To learn more about Cornell Roofing and Sheet Metal, click here About Us or call 816-252-8300.

Re-roofing City Hall – Cornell Roofing

Commercial roofing, commercial roofers, KCC roofing, Kansas City Roofers, KCChambersThe challenge:

Facing the re-roofing of City Hall in Kansas City. The building opened at a cost of around six-million dollars. This was 30% over budget, but hey, these were the Pendergast years. Such spending was not uncommon given the 30 million-dollar bond package that was pushed through with many cries of tampering and fraud. This funded City Hall, Municipal Auditorium and numerous additional projects at the time.

At 30 stories and 443 feet, KC’s City Hall is the third largest building in the city. It is also still one of the tallest city halls in the nation. When it was completed in 1937, it was the tallest building in the state. The sheer height created some special challenges Commercial roofing, commercial roofers, KCC roofing, Kansas City Roofers, KCChambersfor Cornell Roofing. From both safety and equipment standpoints, our team was up to the challenge!

Iconic Architecture:

Neoclassic architecture with incredible interior and exterior art deco details and imported stone from around the world, made the building one of the most beautiful to this day. The story of the development of the city’s third city hall (the first two were in what is now the River Market), is still impressive to this day, leaving many first-time visitors in awe.

In order to accomplish the task of re-roofing City Hall, Cornell brought in one of the largest cranes in the Midwest. And, we’re not talking about any regular crane. Weighing in at 550 tons, The Blue Hat Crane’s impressive reach allowed the Cornell team to reach the 443 foot roof with height to spare. This allowed our team to safely bring materials up and debris down in order for safety during the process of re-roofing City Hall.

When not in operation, it covered almost the entire South side of the building, along with one lane of Locust street.

The Nitty Gritty:

The assembly of the crane was captured in the video below. Taken from the roof and set to fast motion, it is hard to tell what you are looking at. From this vantage point, men appear to scurry back and forth.  In a little over one minute, you can see the day passing while the re-roofing of City Hall was underway. Look close and you can also see a crane we needed just to assemble this beast! A day-long effort just to prepare for the job ahead.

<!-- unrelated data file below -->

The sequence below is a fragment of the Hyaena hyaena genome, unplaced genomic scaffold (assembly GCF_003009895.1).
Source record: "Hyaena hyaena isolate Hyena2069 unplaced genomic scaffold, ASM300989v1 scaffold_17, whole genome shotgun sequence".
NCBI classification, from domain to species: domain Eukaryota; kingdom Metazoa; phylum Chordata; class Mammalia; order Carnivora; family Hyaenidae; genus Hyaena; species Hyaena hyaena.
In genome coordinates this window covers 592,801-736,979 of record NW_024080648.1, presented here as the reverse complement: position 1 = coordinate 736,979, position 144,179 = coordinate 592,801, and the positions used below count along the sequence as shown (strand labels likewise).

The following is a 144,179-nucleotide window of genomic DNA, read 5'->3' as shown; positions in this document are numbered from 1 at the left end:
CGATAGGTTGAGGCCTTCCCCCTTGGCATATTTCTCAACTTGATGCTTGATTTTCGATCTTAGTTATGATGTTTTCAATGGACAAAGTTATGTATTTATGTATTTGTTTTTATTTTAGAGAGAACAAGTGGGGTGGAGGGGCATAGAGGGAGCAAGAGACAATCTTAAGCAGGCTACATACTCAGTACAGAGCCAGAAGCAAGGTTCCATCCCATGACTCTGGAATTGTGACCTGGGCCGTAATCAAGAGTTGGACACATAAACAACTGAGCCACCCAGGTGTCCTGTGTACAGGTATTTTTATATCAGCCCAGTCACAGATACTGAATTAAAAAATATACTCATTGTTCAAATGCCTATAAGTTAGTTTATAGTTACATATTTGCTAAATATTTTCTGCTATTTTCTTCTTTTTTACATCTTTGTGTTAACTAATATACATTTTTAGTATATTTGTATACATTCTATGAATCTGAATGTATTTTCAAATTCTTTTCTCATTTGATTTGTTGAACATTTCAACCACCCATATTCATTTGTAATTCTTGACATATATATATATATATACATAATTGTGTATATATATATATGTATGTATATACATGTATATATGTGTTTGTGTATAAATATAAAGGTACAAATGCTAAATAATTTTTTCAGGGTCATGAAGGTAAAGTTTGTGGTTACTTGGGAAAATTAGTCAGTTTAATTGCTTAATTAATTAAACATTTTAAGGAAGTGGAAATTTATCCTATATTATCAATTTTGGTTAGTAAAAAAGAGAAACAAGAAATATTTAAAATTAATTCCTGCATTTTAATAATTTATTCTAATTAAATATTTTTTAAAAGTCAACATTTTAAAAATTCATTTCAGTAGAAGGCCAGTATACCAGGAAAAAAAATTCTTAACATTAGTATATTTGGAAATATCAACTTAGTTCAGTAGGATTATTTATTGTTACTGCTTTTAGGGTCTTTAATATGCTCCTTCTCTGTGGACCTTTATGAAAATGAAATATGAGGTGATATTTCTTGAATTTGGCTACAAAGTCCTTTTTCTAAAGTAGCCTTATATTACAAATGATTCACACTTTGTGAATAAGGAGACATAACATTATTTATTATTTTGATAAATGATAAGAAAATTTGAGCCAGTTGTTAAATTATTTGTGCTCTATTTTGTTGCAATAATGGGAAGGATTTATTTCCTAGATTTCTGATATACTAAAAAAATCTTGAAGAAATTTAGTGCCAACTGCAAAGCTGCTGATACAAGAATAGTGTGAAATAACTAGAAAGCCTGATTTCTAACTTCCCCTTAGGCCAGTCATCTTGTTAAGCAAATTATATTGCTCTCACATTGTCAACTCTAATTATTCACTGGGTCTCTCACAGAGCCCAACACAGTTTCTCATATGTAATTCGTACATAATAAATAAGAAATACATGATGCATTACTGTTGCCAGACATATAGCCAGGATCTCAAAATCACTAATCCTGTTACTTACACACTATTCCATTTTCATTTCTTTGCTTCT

Cornell Roofing & Sheet Metal is proud to play a part in maintaining one of Kansas City’s true architectural masterpieces.

 

 

 

Cornell’s Andrew Christ Joins ASA Board on DC Fly-In

Commercial Roofing Kansas City, Commercial Sheet Metal FabricatorsCornell’s Andrew Christ, joined the rest of the American Subcontractors Association (ASA), Board as part of a “DC Fly-In” to meet with House and Senate Congressional Members. Eight upcoming legislative issues concerning America’s subcontractors are on the agenda including; Retainage, Bid Listing, and Change Orders.  According to Andrew, “During our fly- in, we met with nine Congressional Members, or their staffs, to inform them we support these issues as an organization.” Andrew added, “Members included; U.S. House Small Business Committee, three U.S. Senators, and four Members of the House of Representatives.”

Mary McNamara, Cornell President, added, “Supporting the industry has always been a part of Cornell’s Mission and Vision. We are proud of the work Andrew and the rest of the ASA Board are doing at the local and national level.” Andrew currently serves as Vice President for the ASA of Greater Kansas City.

The American Subcontractors Association (ASA) is the national trade association promoting the rights and interests of contractors and suppliers. It is dedicated to quality construction, ethical and equitable business practices, safety in the workplace, and industry best-practices. The ASA represents more 2,400 construction subcontractors who employ over 18,000 employees annually impacting buildings and communities across the nation.

For more information on the ASA National click home below:

Home

For more information on the ASA of Greater Kansas City: https://www.subcontractorskansas.com/

Builders’ Association EXPO Winner!

The 2019 KC Builders’ Association EXPO was another winner as was John Florez of Hodnett Photographers. John took home a new, 4K, 55″ Smart TV! According to John, it will be a timely addition for his home on game day, GO CHIEFS!